Evangelicals have an odd relationship with science. For example, they insist that the world was created 6000 years ago and then destroyed by a global flood regardless of what scientists say, because the Bible says so and the Bible is infallible. At the same time, however, they insist that science in fact proves that the world was created 6000 years ago and then destroyed by a global flood. But I don’t think I’ve ever seen this theoretical love affair with science result in such odd theology as I did last month.
In December, Mark Galli, editor in chief of Christianity Today, published an article titled The Virgin Birth: What’s the Problem Exactly? The main gist of the article was that evangelicals tend to accept the Bible’s claim that Jesus was born of a virgin without any qualms, despite the doctrine being attacked by mainline Christians in the past. At one point Galli contrasts liberal arguments against fundamentalist responses. One particular exchange took me aback.
Galli began by describing “the main lines of liberal argument against” the virgin birth, offering this item:
It’s not possible for a human being to be conceived outside of intercourse between a man and a woman, and that’s the only way God providentially designed humans to be fruitful and multiply.
In the 1920s, then, liberal Christians argued that the virgin birth was likely a myth because it was scientifically impossible. So far so good.
But then, as a counter to the above point, Galli writes that:
More recent science has shown that parthenogenesis (asexual reproduction) is possible in plants and some animals, if extremely rare (see “Virgin Births Happen all the Time,” by Ted Olsen).
What in the blazes is this?
As if to compound things, Galli adds this note:
The fundamentalist reply of the time would have simply been to say, “Who says God could not or would not do this?”
Well yes, yes that would be the reply, and unless I very much miss my guess that is still the evangelical response, because I am not aware of any evangelicals out there who argue that Mary conceived through scientifically explained asexual reproduction, as that seems rather to get in the way of, oh I don’t know, the very doctrine of the divinity of Jesus.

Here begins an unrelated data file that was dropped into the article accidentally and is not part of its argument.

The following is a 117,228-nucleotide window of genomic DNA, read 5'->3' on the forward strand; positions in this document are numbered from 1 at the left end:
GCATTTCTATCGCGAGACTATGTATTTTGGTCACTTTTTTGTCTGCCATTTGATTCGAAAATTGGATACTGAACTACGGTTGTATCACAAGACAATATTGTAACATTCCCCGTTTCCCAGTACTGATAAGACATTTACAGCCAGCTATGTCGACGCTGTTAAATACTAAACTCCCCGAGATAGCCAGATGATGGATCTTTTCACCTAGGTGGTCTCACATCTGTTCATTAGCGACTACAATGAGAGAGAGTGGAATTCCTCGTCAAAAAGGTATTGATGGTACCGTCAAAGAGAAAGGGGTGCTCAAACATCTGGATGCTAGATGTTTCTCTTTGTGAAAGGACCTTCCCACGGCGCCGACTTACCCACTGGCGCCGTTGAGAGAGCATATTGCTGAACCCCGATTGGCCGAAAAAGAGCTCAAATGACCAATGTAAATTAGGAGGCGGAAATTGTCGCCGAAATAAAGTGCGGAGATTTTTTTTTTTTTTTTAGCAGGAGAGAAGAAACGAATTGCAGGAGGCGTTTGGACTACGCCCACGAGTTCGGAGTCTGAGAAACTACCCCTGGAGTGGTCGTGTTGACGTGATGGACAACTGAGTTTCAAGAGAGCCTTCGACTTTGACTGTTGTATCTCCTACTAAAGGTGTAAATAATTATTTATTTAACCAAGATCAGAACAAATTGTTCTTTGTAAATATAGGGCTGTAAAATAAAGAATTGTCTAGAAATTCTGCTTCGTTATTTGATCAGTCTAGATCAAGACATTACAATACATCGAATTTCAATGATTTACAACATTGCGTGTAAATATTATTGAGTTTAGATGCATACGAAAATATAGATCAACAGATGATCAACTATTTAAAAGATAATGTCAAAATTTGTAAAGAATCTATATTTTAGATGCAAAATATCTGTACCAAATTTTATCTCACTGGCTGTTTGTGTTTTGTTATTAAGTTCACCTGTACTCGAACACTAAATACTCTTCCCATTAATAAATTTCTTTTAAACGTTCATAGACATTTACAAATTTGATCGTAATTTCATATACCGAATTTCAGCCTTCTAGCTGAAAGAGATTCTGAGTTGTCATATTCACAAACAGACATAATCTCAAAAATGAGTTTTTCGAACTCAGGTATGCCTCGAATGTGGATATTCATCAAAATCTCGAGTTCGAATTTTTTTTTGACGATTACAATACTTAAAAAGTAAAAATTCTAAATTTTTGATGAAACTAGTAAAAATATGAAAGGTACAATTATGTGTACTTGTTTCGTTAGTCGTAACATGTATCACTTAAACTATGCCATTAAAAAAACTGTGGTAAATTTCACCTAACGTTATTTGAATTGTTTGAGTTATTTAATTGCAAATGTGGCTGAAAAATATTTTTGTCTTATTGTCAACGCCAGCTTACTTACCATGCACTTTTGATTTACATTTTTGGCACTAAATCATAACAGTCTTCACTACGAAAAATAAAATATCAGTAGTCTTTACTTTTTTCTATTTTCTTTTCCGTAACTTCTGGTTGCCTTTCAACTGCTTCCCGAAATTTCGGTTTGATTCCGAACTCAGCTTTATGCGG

The article Galli links to, by the way, begins by discussing asexual reproduction in turkeys—the rest is behind a paywall. Some googling suggests that asexual reproduction have never been seen among humans—but why did Galli bring it up at all? If asexual reproduction did occur among humans, even rarely, that would rather undermine Jesus’ claims to divinity.
The whole point of the virgin birth is that God intervened. If Mary naturally had a baby, born via completely naturally occurring parthenogenesis, Jesus would have been just a man. (Also, if Jesus was conceived via parthenogenesis he would have to be female—given that a woman has only X chromosomes to pass on—unless Mary was intersex.) What is gained by arguing that Mary could have become pregnant completely on her own, without any action by God at all?
It appears that Galli has gotten carried away in his desire to make his beliefs appear reasonable and scientific. On some level it’s not surprising. Evangelicals have spent a century and more arguing that Noah’s flood is a scientific reality, and can be proved by science. Proving the scientific reality of Christian mythology has become a veritable cottage industry (however misguided).
We have now reached the point where evangelicals’ love affair with science has grown so strong that figures like Galli are willing to risk undermining their own doctrines if it only makes them scientific.
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